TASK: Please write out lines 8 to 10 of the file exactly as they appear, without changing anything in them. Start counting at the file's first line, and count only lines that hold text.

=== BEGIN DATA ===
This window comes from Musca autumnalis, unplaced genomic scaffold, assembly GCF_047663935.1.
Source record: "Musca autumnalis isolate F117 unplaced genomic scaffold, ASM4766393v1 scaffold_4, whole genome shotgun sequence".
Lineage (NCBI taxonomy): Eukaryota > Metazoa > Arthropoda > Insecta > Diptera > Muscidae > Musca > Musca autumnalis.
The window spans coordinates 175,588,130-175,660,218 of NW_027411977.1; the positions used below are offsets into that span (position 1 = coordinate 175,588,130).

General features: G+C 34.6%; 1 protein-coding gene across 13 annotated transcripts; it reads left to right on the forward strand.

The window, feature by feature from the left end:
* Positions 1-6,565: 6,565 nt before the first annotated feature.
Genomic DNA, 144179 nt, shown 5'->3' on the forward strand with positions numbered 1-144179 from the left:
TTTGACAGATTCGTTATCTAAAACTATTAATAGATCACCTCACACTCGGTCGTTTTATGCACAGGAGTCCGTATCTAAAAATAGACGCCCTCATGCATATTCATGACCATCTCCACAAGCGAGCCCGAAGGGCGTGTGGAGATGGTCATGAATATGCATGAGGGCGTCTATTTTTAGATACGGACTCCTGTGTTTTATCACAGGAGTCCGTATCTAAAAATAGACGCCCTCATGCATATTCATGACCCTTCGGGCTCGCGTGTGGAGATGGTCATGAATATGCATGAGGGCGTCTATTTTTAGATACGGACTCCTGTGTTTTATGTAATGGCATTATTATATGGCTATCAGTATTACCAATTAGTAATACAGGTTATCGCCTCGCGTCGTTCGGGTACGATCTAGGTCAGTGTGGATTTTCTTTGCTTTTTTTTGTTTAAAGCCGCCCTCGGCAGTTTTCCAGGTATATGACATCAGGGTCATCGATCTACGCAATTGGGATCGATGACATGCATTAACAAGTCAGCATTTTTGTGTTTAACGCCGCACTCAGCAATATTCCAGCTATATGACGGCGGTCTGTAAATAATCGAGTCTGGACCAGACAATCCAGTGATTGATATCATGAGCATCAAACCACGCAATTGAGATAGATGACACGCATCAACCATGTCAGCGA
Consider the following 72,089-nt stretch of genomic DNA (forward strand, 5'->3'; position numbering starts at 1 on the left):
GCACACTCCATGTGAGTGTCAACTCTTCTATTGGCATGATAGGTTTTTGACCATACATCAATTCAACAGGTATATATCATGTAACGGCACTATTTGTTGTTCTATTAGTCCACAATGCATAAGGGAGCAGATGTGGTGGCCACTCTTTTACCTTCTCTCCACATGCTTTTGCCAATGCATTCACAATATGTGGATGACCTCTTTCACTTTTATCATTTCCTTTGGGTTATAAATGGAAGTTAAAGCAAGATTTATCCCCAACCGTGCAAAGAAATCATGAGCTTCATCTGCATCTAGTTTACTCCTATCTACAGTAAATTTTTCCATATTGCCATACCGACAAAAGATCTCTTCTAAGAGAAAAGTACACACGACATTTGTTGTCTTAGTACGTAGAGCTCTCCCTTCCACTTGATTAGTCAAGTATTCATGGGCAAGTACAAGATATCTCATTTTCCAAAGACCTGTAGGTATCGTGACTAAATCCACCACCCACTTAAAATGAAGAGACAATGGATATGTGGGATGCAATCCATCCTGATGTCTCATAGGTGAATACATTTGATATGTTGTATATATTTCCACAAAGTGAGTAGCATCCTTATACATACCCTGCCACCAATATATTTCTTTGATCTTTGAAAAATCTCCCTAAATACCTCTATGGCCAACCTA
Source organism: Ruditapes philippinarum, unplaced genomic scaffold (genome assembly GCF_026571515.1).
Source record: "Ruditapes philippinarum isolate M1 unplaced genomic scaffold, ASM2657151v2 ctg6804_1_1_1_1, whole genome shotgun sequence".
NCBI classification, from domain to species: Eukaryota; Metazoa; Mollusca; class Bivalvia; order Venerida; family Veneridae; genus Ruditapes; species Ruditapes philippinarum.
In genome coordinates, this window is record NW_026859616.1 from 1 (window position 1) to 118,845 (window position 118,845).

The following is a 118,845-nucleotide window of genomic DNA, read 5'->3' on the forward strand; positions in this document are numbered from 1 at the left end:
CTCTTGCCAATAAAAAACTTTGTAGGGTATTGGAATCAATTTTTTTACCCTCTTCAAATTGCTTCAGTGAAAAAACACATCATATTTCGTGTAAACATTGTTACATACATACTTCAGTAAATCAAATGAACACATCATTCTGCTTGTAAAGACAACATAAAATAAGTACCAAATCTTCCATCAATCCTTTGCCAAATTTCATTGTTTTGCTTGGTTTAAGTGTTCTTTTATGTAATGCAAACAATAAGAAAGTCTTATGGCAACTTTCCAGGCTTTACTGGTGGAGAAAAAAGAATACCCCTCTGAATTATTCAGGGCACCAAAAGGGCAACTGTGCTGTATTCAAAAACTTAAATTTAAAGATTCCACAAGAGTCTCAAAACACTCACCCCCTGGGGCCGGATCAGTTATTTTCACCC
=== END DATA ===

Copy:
Genomic DNA, 144179 nt, shown 5'->3' on the forward strand with positions numbered 1-144179 from the left:
TTTGACAGATTCGTTATCTAAAACTATTAATAGATCACCTCACACTCGGTCGTTTTATGCACAGGAGTCCGTATCTAAAAATAGACGCCCTCATGCATATTCATGACCATCTCCACAAGCGAGCCCGAAGGGCGTGTGGAGATGGTCATGAATATGCATGAGGGCGTCTATTTTTAGATACGGACTCCTGTGTTTTATCACAGGAGTCCGTATCTAAAAATAGACGCCCTCATGCATATTCATGACCCTTCGGGCTCGCGTGTGGAGATGGTCATGAATATGCATGAGGGCGTCTATTTTTAGATACGGACTCCTGTGTTTTATGTAATGGCATTATTATATGGCTATCAGTATTACCAATTAGTAATACAGGTTATCGCCTCGCGTCGTTCGGGTACGATCTAGGTCAGTGTGGATTTTCTTTGCTTTTTTTTGTTTAAAGCCGCCCTCGGCAGTTTTCCAGGTATATGACATCAGGGTCATCGATCTACGCAATTGGGATCGATGACATGCATTAACAAGTCAGCATTTTTGTGTTTAACGCCGCACTCAGCAATATTCCAGCTATATGACGGCGGTCTGTAAATAATCGAGTCTGGACCAGACAATCCAGTGATTGATATCATGAGCATCAAACCACGCAATTGAGATAGATGACACGCATCAACCATGTCAGCGA
Consider the following 72,089-nt stretch of genomic DNA (forward strand, 5'->3'; position numbering starts at 1 on the left):